I know I’ve gone on about Normal People a lot (here and here). I swear I’m not secretly Sally Rooney (I wish).

I just feel that the Hulu/BBC adaptation of Rooney’s novel deserves a mention because I loved it so much. The girls and I even had a Whats App thread about it, obsessively commentating on each episode as we absolutely rinsed it over a couple of days. For just a moment I pretended I was going to pace myself but I already knew, from the first few minutes, that that wasn’t going to happen – I did it in a day and a half, and I might have to go back and watch it all again to catch all the details a second time.

Normal People (2020)

Follows Marianne and Connell, from different backgrounds but the same small town in Ireland, as they weave in and out of each other’s romantic lives.

Starring: Daisy Edgar-JonesPaul Mescal


Marianne (Edgar-Jones) and Connell (Mescal) are perfectly cast, I can’t imagine anybody else playing them now. While reading the book I don’t know what I pictured. I think Marianne was exactly as we see her, while Connell wasn’t quite as beefy, maybe less attractive – more Jack O’Connell/Taron Egerton (not that I don’t fancy both of them).

Both actors nail their parts and bring such a realness to their characters that I love them even more than I did while I was reading them. The story, which spans years, isn’t saturated with a lot of action. While the characters evolve and live full lives, this is most definitely a study in human emotion, rather than a rip-roaring yarn. I love it for that but essentially, everything and nothing happens.

Marianne and Connell meet in school and hook up despite their very different backgrounds. Marianne comes from wealth and comfort, Connell from a single parent home. Marianne’s mother was a victim of domestic abuse which, following the passing of her father, has permeated everything, leaving her mother cold and unfeeling. She turns a blind eye to the increasingly hostile behaviour of Marianne’s brother towards her daughter. Meanwhile, Connell’s young cool mum is loving and fully involved in her son’s life.

When the two start sleeping together however, it’s more the difference in their social standing at school that causes friction. Connell is hugely popular and part of the football team – Marianne has no friends whatsoever. So the relationship is destined to continue in secret and falls to its knees when Connell choose his reputation over his true feelings.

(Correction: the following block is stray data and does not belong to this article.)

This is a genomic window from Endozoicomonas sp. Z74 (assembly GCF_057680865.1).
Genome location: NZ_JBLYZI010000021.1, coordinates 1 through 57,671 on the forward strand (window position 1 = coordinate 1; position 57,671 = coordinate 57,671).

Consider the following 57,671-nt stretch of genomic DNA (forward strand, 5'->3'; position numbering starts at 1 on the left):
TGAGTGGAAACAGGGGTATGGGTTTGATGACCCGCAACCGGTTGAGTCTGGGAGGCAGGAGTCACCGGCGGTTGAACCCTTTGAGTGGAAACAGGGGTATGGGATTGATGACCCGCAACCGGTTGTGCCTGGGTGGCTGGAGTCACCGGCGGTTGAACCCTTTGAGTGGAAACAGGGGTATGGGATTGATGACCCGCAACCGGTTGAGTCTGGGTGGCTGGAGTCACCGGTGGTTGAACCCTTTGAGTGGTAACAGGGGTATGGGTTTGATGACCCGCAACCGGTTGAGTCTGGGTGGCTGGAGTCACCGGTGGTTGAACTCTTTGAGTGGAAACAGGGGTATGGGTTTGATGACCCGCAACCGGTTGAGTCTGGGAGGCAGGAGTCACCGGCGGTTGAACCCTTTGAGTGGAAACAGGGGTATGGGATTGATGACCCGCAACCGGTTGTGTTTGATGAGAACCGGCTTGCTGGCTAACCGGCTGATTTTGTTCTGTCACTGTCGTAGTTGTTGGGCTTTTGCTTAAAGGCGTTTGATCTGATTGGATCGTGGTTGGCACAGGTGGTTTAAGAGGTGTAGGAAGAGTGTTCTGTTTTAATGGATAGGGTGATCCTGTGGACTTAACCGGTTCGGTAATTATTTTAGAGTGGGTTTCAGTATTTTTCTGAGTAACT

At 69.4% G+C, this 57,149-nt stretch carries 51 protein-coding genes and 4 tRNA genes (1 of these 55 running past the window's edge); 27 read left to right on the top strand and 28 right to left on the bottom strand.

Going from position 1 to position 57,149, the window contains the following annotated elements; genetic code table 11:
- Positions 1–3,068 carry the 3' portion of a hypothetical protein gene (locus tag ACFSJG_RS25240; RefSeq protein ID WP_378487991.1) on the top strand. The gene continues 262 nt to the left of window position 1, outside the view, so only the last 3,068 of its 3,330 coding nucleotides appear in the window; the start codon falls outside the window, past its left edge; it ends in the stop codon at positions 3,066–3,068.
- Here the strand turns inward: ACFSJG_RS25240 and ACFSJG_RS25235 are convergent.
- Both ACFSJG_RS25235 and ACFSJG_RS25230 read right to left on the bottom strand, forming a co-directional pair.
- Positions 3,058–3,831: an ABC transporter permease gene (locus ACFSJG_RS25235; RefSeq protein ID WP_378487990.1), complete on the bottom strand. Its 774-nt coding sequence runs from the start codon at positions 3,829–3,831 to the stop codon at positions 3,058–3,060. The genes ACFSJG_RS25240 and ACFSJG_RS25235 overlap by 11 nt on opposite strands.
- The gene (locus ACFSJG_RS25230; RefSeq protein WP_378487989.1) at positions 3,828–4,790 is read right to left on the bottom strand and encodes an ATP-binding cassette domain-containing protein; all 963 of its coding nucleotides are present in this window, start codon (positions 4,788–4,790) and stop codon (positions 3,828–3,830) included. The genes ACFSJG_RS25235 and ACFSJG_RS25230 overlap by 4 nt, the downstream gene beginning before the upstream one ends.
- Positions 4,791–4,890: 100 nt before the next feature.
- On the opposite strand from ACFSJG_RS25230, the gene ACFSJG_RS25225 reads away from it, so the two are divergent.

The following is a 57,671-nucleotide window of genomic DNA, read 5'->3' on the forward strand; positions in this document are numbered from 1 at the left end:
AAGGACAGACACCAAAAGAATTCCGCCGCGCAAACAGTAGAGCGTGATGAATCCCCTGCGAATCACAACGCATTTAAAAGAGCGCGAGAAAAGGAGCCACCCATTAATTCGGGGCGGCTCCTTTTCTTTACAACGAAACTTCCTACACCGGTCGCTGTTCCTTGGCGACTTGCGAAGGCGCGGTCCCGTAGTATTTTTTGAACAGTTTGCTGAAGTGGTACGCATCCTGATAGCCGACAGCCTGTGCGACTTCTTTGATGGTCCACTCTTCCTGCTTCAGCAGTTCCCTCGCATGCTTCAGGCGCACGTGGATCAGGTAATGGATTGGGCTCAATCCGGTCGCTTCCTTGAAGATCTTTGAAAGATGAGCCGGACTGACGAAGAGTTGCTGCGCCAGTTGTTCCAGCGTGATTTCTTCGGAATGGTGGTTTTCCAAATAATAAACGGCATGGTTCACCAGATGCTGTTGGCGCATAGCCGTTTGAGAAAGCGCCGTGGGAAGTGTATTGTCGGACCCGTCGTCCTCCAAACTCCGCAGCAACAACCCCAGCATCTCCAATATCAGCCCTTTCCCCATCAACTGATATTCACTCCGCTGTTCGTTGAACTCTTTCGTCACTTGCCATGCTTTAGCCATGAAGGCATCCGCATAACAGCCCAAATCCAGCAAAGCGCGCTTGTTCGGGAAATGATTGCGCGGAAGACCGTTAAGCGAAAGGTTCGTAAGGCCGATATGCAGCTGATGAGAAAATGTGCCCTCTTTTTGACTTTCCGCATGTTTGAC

At Trinity College a short time later, the friends meet again and things have shifted dramatically. This time our girl is the popular one, enjoying the social aspect of university with her BFFs, Peggy (India Mullen) and Joanna (Eliot Salt) – and her new boyfriend. Connell this time, is the isolated one, struggling to find his place in the grand scheme of things. When they reunite at a party, things gradually start to heat up again.

It’s not long before the besties start sleeping together again but through a series of miscommunications and failure to say what they fucking mean – things flip flop from on to off again. And so it goes across the years, through new relationships and life experiences. There’s no doubt that they love each other but can they ever get it together and do it properly once and for all?

Well. I dare you to watch this and not cry your bloody bucket out. I felt every single jab of heartache and pain – and I think it’s around episode ten or eleven that I really started to lose it. This is a love story of course but it’s also about finding your place in the world and of choosing yourself.

Marianne deals with the trauma of her family life in increasingly dark and isolating ways, while Connell has his own cross to bear, following the suicide of a close friend. It’s real life but presented in such a gorgeously photogenic way, with the perfect soundtrack and dialogue that is has hardly been changed from the page itself.

It is incredibly frustrating in parts – like – say what you mean people! But did we all have the words we needed when we were young? Did we know just what to say to stop the ones we loved from leaving? I didn’t, sometimes I wonder if I do now.

So I recommend this wholeheartedly. It’s beautiful and effecting, I can’t take my eyes of Daisy, who give me major Anne Hathaway vibes. Her wardrobe is absolutely breathtaking and she does doe-eyed waif well. The sex scenes it might be worth adding are really hot which doesn’t hurt the enjoyment factor. Since the relationship, at least to begin with, is based purely on shagging, there’s a lot of sex.

The shows captures those heady highs of being a hormonal teenager well but this is definitely a) more sexy and b) more advanced that my own experiences at the same age. Not many hot boys wanted a chubby ginger with an eye patch and a bad attitude, surprisingly.

I love the way the show ends – which is slightly different to the book – I think it suits Marianna very well and leaves it open for more if we want it. I don’t know if there are plans to follow this up and it’s perfect as it is but I wouldn’t be against meeting these characters again in a few years to see how they’ve fared.

Anyway, enough gushing. Check it out if you like well-made TV, attractive young actors and literary brilliance.

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